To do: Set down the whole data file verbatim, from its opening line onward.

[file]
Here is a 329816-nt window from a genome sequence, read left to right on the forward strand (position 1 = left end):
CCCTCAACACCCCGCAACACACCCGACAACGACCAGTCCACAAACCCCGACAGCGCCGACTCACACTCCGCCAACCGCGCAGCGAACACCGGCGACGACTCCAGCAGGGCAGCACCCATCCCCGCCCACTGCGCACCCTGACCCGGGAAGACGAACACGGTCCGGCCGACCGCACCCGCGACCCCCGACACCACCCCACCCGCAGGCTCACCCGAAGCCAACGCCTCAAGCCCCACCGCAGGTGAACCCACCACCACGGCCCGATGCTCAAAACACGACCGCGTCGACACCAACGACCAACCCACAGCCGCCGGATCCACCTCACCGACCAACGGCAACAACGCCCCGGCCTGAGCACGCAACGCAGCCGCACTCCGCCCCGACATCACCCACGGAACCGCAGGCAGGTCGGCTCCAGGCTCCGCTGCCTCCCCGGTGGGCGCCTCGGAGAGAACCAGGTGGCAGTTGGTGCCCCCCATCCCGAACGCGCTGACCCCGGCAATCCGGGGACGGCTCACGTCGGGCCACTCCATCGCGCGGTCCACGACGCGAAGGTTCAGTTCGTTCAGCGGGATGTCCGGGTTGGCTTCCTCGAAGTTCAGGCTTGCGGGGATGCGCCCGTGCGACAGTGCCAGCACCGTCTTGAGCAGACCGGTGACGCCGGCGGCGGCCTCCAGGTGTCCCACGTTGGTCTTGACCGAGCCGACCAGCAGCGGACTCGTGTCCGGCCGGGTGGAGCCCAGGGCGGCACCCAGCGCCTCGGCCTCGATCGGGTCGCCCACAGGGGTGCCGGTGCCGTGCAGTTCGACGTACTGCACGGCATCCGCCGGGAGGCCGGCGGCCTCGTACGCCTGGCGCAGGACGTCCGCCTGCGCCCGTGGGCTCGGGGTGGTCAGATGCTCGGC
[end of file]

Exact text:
Here is a 329816-nt window from a genome sequence, read left to right on the forward strand (position 1 = left end):
CCCTCAACACCCCGCAACACACCCGACAACGACCAGTCCACAAACCCCGACAGCGCCGACTCACACTCCGCCAACCGCGCAGCGAACACCGGCGACGACTCCAGCAGGGCAGCACCCATCCCCGCCCACTGCGCACCCTGACCCGGGAAGACGAACACGGTCCGGCCGACCGCACCCGCGACCCCCGACACCACCCCACCCGCAGGCTCACCCGAAGCCAACGCCTCAAGCCCCACCGCAGGTGAACCCACCACCACGGCCCGATGCTCAAAACACGACCGCGTCGACACCAACGACCAACCCACAGCCGCCGGATCCACCTCACCGACCAACGGCAACAACGCCCCGGCCTGAGCACGCAACGCAGCCGCACTCCGCCCCGACATCACCCACGGAACCGCAGGCAGGTCGGCTCCAGGCTCCGCTGCCTCCCCGGTGGGCGCCTCGGAGAGAACCAGGTGGCAGTTGGTGCCCCCCATCCCGAACGCGCTGACCCCGGCAATCCGGGGACGGCTCACGTCGGGCCACTCCATCGCGCGGTCCACGACGCGAAGGTTCAGTTCGTTCAGCGGGATGTCCGGGTTGGCTTCCTCGAAGTTCAGGCTTGCGGGGATGCGCCCGTGCGACAGTGCCAGCACCGTCTTGAGCAGACCGGTGACGCCGGCGGCGGCCTCCAGGTGTCCCACGTTGGTCTTGACCGAGCCGACCAGCAGCGGACTCGTGTCCGGCCGGGTGGAGCCCAGGGCGGCACCCAGCGCCTCGGCCTCGATCGGGTCGCCCACAGGGGTGCCGGTGCCGTGCAGTTCGACGTACTGCACGGCATCCGCCGGGAGGCCGGCGGCCTCGTACGCCTGGCGCAGGACGTCCGCCTGCGCCCGTGGGCTCGGGGTGGTCAGATGCTCGGC